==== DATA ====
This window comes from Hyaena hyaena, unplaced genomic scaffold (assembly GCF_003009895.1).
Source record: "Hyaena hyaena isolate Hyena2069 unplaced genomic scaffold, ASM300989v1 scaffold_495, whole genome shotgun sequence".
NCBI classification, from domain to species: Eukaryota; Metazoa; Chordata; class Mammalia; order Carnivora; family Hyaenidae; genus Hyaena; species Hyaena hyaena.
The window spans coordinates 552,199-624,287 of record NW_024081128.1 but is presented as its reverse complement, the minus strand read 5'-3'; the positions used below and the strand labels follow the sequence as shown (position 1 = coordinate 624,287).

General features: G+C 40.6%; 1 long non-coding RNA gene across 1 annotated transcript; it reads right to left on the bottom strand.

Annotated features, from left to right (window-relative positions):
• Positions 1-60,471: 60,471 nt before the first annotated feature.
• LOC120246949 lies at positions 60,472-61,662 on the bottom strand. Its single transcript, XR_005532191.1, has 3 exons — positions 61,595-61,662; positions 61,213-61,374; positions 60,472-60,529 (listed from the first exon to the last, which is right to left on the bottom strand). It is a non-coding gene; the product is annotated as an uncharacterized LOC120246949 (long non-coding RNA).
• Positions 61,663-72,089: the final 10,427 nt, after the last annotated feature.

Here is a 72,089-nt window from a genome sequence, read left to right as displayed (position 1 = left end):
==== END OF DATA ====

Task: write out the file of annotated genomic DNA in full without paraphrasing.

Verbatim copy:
This window comes from Hyaena hyaena, unplaced genomic scaffold (assembly GCF_003009895.1).
Source record: "Hyaena hyaena isolate Hyena2069 unplaced genomic scaffold, ASM300989v1 scaffold_495, whole genome shotgun sequence".
NCBI classification, from domain to species: Eukaryota; Metazoa; Chordata; class Mammalia; order Carnivora; family Hyaenidae; genus Hyaena; species Hyaena hyaena.
The window spans coordinates 552,199-624,287 of record NW_024081128.1 but is presented as its reverse complement, the minus strand read 5'-3'; the positions used below and the strand labels follow the sequence as shown (position 1 = coordinate 624,287).

General features: G+C 40.6%; 1 long non-coding RNA gene across 1 annotated transcript; it reads right to left on the bottom strand.

Annotated features, from left to right (window-relative positions):
• Positions 1-60,471: 60,471 nt before the first annotated feature.
• LOC120246949 lies at positions 60,472-61,662 on the bottom strand. Its single transcript, XR_005532191.1, has 3 exons — positions 61,595-61,662; positions 61,213-61,374; positions 60,472-60,529 (listed from the first exon to the last, which is right to left on the bottom strand). It is a non-coding gene; the product is annotated as an uncharacterized LOC120246949 (long non-coding RNA).
• Positions 61,663-72,089: the final 10,427 nt, after the last annotated feature.

Here is a 72,089-nt window from a genome sequence, read left to right as displayed (position 1 = left end):